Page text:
Rue du Cherche Midi on the Left Bank here is percolating with student activity. Not only is there the proliferation of art schools and universities that cause the area to swarm with teens and twentysomethings, but the wide choice of eateries, fashion and home goods shops keeps them in the neighborhood.
This story first appeared in the January 14, 2010 issue of WWD. Subscribe Today.
Marie Douchet, a 25-year-old design student at L’Institut Supérieur des Arts Appliqués, says she favors Hemeistone, a ready-to-wear boutique. The store, at 23 Rue du Cherche Midi (just a few doors down from her art school), has garnered a large following among young Parisiennes since it opened in 2008.
“We have a lot of regular clients, mostly young women,” says Jane de Wavrechin, director of development and commerce for the boutique. “Our most popular piece is a simple dress with zips. They are our trademark.”
Cherche Midi is a hop away from one of Paris’ most tony department stores, Le Bon Marché. But this giant peacefully coexists with other stores like the new A.P.C. store dedicated to jeanswear, on the Rue de Grenelle. “I chose this area because there are not many other boutiques like ours, and this area is surrounded by schools, so lots of students wander past,” explains founder Jean Touitou.
Cherche Midi’s relaxed vibe emanates, in part, from some of the stores on it.
Bibo, at 47 Rue du Cherche Midi, is a multibrand store that opened in March and has an assortment of urban and outerwear and athletic shoes.
“Our trainers are really popular, but the area is definitely very feminine, so we want to develop more for [women],” says Sophie Roman, Bibo’s manager. The shop’s selection of brands includes Adidas, Nike and Coq Sportif at prices ranging from 50 euros to 100 euros, or about $72 to $143 at current exchange, for sneakers and T-shirts.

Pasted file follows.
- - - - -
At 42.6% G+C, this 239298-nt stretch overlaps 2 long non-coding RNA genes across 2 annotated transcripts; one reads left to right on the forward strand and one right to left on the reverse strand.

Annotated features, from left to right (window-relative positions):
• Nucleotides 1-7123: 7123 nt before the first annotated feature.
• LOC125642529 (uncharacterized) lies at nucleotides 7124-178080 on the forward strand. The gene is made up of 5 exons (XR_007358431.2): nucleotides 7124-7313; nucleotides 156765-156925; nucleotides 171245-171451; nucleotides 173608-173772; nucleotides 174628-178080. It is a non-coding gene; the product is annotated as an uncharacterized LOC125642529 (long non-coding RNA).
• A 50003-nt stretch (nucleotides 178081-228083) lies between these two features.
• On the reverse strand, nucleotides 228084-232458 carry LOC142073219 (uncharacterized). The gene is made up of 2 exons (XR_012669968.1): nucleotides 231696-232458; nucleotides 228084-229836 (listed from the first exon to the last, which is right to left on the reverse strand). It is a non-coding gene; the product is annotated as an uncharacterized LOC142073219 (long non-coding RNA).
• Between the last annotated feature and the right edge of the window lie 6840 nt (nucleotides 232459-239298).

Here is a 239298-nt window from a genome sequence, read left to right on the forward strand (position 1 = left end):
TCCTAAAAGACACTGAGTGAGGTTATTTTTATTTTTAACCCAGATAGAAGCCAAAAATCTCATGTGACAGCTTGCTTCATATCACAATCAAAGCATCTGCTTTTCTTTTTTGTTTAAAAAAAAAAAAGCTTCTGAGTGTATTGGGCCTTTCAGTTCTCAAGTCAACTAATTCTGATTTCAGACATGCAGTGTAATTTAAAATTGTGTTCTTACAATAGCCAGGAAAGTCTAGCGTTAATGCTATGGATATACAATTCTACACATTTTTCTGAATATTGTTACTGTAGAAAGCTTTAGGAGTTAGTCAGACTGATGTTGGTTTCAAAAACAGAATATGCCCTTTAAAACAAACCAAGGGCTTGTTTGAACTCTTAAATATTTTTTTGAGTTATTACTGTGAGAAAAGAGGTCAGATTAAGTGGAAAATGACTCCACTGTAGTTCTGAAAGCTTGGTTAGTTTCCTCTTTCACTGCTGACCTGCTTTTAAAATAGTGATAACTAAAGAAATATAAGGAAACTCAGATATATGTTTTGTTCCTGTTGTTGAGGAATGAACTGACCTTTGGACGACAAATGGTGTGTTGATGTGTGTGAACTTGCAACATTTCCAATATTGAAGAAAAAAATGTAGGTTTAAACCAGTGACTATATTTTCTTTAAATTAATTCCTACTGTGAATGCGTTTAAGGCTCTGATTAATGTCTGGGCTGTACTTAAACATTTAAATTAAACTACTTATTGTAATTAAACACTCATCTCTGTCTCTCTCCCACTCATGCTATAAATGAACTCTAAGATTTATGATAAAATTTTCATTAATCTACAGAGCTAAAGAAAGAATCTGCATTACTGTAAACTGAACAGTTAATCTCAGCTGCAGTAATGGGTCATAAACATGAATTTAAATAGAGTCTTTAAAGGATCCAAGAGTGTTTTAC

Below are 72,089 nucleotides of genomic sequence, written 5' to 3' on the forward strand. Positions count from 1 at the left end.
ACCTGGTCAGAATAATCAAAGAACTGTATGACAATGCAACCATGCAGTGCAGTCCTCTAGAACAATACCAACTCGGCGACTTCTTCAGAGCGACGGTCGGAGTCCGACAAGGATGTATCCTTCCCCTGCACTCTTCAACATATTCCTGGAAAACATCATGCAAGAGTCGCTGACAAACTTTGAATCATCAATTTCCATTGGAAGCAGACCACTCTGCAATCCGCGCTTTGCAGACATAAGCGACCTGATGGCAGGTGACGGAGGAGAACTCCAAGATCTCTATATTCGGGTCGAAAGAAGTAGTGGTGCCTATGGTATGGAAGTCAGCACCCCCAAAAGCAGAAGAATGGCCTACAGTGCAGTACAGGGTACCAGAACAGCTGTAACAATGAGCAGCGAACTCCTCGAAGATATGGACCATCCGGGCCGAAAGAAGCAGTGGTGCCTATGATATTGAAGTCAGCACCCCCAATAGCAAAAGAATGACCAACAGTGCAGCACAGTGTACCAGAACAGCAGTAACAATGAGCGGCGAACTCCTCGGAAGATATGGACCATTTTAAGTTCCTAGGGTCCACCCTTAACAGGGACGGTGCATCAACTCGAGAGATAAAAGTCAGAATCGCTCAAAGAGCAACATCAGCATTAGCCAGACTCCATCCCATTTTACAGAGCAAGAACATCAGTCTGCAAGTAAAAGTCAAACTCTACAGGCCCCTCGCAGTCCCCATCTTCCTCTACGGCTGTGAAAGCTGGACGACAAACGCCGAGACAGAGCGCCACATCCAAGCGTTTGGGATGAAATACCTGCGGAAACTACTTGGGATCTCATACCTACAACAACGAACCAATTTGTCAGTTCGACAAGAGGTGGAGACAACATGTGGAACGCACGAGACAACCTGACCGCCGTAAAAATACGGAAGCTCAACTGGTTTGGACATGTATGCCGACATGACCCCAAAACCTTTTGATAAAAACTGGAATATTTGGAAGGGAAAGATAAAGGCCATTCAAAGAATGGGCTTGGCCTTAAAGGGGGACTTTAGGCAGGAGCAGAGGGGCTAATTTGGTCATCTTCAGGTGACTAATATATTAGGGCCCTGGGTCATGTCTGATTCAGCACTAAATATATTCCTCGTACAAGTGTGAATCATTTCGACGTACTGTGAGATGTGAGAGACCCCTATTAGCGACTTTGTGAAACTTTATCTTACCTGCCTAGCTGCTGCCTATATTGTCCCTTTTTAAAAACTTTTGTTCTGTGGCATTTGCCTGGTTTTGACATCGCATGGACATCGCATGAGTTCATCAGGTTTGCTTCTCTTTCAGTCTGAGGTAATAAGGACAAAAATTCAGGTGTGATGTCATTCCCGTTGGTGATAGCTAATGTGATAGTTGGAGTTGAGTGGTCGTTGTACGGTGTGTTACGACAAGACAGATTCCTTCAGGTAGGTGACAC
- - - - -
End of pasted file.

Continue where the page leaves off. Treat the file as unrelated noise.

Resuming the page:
“Here, the slim jean works, whereas at our other boutique it’s the baggy [style],” offers Roman, referring to Bibo’s sister store on the Right Bank, at 9 bis Boulevard Poissonière.
A few doors away (at number 53) and a little pricier is Moloko. With a couple of other boutiques in Paris, this multibrand retailer has been in business for several years and focuses on French designers.
“Our clothes are quite contemporary and our dresses are popular,” says Isabelle Sebon, store manager. Dresses retail at about 220 euros, or $316.
Proving to be a choice haunt since opening in September is Sandro’s men’s store, at number 10. “We cater to everyone, with streetwear, rock [wear], suits,” says Yoni Dahan, store manager. Among the most popular items—at an affordable 55 euros, or $79—is a T-shirt with a David Bowie print. Dahan says it’s popular among men and women, adding that a lot of clients, including many from Japan, come in after visiting the renowned bread maker Poilâne next door.
Meanwhile, Chercheminippes is a chain of six consignment stores all found between numbers 102 and 124 on the street.
“It’s amazing. We just don’t stop. We sell everything very quickly,” says Delphine Tiry, co-director of the shops. “Women sometimes come back and forth twice a day.”
Chercheminippes caters to a variety of fashion needs, from accessories and designer brands to high-street labels, men’s and kids’ wear and home goods. One store sells contemporary brands, such as agnès b., Gerard Darel and Maje, while another offers designer collections, such as a Valentino green leather bag for 300 euros, or $432, or a Versus dress selling for 60 euros, or $86.
“The prices are very correct, which is why we sell so well and we have a constant turnover of interesting things,” says Tiry. “Our client is pretty much everyone. People come with their whole families. And it’s a great area, with lots of different things and lots of places to go for tea.”
Indeed, there are several tea houses and cafes, such as Mamie Gateaux or the Chez les Filles. A new tea salon is due to open next year. A fresh food and organic market is close by, on the Boulevard de Raspail.
Along the Rue Saint-Placide, which feeds into Cherche Midi, is Le Refuge, a concept sneaker store that has developed a cult following.
“Lots of things change in the area, but what is great is that we have four generations that have been coming in for years,” says Remy Pawlotsky, Le Refuge’s owner, who took over the store his parents founded in 1953. The store stocks around 20 to 30 brands, including Timberland, Gola and Converse (standard and limited edition pieces). Veja sneakers, a French brand made in Brazil from organic fibers, retail from 85 euros to 120 euros, or $122 to $173.
“We have two targets here: people who make fashion and those who follow fashion,” says Pawlotsky, who also sells accessories such as Swiss brand Freitag and Italy’s A-Style motorcycle helmets. “The principle of my store is that everyone can come in and see it and enjoy our service.”